|An "in-case" dehumidification system that is installed into various musical instrument cases. An internal and external hygrometer system, wireless and with attached probe-wire are component parts. An internal moisture vent system allows the owner to adjust the amount of RH in the case to be removed to maintain a 45% to 55% RH at all times, to facilitate regulated Relative Humidity. Different uses include piano cases, band instruments and multiple electronic applications as well.|
ACOUSTIC, ELECTRIC GUITARS, STRINGS, & HUMIDITY
How does relative humidity affect guitars?
Wood will try to equalize to it’s surrounding air, in temperature and humidity. If wood becomes too moist it will swell; on the other hand, if wood gives up it’s moisture, it will shrink. All are physical characteristics of wood.
Electronics, strings, and metals are also affected by too much humidity, and can result in corroded pots and wires, dead sounding strings, and rust and pitting, affecting many different instruments, including banjos, dobros, electric guitars, mandolins, woodwinds, brasswinds, and even pianos.
What is the desired level of humidity?
45%-55% relative humidity is optimum. If this is obtained, you minimize the risk of damage. This is the relative humidity many guitar manufacturers reccommend.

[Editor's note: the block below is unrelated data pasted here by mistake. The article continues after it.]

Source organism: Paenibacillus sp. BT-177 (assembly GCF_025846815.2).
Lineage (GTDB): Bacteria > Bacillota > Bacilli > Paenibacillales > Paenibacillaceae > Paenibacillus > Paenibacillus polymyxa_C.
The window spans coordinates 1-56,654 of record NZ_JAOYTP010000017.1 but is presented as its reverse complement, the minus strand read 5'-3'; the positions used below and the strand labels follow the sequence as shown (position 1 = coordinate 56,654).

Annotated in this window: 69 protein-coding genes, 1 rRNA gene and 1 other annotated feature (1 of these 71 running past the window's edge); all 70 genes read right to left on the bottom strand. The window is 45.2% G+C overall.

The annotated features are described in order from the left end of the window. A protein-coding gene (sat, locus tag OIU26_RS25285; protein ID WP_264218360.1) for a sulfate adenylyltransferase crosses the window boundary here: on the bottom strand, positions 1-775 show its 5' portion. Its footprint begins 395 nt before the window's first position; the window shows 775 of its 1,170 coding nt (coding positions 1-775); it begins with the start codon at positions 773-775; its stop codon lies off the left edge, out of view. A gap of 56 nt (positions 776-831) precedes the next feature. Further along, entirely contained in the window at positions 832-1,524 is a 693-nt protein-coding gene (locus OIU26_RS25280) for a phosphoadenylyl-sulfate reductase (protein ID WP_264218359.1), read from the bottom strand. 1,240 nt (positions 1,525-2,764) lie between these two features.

What if my guitar has been subject to excessive humidity?
If your guitar has been exposed to excessive humidity seams may separate, bridges may become loose and your action may become unplayable. A dehumidifier is recommended if your guitar has seen these changes.
What if my guitar has been stored in a dry environment?
Low humidity seems to be more of an issue. As your guitar dries, the wood actually shrinks. This results in the top lowering and the strings come with it. All of this stress results in the wood cracking. To solve this problem you should invest in a humidifier. Be sure to also get a hygrometer to measure how much humidity you bring into the air.
What happens to my guitar at 60% humidity?
At 60% relative humidity or above symptoms may include tarnished frets and strings, corrosion to nickel, chrome or gold plating on tuning machines, swelling of the top, high action and loose braces and bridges.
What happens to my guitar at 50% humidity?
At 50% relative humidity your guitar is in good condition.
What happens to my guitar at 40% humidity?
At 40% relative humidity you may see sharp fret ends. This is the area of the fingerboard that extends over the body that may begin to crack slightly from the 12th or 14th fret toward the soundhole.
What happens to my guitar at 35% humidity?
At 35% relative humidity your top will begin to shrink. The soundboard may look and feel rippled or dried in. The sharp fret ends seen in 40% relative humidity will become more evident.
What happens to my guitar at 30% humidity?
At 30% relative humidity you may see cracks in your guitar. Even if you do not see a crack in the guitar, it has still lost moisture and the top has begun to sink. To make your guitar playable you may need a higher saddle.
What happens to my guitar at 25% humidity?
At 25% relative humidity more cracks are seen. Fret filing may be needed.